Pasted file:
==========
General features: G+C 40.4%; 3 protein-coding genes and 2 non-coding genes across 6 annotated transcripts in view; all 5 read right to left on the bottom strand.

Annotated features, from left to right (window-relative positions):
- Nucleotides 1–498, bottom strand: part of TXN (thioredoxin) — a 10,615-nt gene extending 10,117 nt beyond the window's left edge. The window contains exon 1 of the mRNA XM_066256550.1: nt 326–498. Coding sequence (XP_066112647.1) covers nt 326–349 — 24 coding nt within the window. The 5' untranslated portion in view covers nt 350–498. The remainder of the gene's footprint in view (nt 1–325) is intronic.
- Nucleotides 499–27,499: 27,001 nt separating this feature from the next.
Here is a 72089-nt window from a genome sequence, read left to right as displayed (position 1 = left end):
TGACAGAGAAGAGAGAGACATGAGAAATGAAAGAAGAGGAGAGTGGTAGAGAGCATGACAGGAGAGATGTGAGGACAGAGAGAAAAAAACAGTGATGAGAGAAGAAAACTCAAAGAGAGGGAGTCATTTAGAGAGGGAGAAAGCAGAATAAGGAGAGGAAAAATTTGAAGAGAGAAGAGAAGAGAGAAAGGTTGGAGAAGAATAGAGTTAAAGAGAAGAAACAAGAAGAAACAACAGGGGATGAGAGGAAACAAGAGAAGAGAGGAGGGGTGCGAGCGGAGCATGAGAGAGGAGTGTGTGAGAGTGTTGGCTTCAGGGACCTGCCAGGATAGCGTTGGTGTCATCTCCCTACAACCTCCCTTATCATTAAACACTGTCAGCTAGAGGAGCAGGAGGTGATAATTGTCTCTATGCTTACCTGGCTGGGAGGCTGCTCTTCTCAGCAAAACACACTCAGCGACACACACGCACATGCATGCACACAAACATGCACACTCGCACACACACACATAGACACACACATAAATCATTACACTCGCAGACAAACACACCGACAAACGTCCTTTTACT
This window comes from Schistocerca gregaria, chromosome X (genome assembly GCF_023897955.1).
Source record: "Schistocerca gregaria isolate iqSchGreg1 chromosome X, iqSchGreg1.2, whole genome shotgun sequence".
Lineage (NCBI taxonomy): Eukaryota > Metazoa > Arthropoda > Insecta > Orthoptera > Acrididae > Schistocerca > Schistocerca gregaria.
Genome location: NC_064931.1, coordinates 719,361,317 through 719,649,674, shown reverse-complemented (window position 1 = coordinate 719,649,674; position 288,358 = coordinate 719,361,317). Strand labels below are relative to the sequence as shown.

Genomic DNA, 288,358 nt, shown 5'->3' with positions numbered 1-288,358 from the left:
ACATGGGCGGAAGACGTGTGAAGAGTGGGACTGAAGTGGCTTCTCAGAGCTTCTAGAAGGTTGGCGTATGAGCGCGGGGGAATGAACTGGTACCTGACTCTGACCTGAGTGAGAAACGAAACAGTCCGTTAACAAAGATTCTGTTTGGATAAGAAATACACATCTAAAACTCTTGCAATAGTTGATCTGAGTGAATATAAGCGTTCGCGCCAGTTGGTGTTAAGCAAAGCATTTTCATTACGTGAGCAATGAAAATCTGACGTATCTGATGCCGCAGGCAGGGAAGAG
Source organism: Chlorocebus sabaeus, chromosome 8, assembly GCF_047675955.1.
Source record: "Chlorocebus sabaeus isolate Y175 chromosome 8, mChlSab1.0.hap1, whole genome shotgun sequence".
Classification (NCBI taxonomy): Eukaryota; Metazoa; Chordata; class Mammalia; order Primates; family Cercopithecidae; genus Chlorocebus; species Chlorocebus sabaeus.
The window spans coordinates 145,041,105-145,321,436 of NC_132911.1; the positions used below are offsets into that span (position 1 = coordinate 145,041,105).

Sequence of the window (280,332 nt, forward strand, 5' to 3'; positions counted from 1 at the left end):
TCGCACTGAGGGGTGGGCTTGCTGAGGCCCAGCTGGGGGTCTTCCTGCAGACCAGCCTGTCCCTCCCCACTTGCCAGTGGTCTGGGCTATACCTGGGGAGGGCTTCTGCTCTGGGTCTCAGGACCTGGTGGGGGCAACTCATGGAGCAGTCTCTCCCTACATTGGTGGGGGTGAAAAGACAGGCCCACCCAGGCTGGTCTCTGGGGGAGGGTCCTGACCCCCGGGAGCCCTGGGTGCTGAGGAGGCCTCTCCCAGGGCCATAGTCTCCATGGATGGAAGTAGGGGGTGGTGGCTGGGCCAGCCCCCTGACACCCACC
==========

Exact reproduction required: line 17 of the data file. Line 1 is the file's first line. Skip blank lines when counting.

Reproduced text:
Sequence of the window (280,332 nt, forward strand, 5' to 3'; positions counted from 1 at the left end):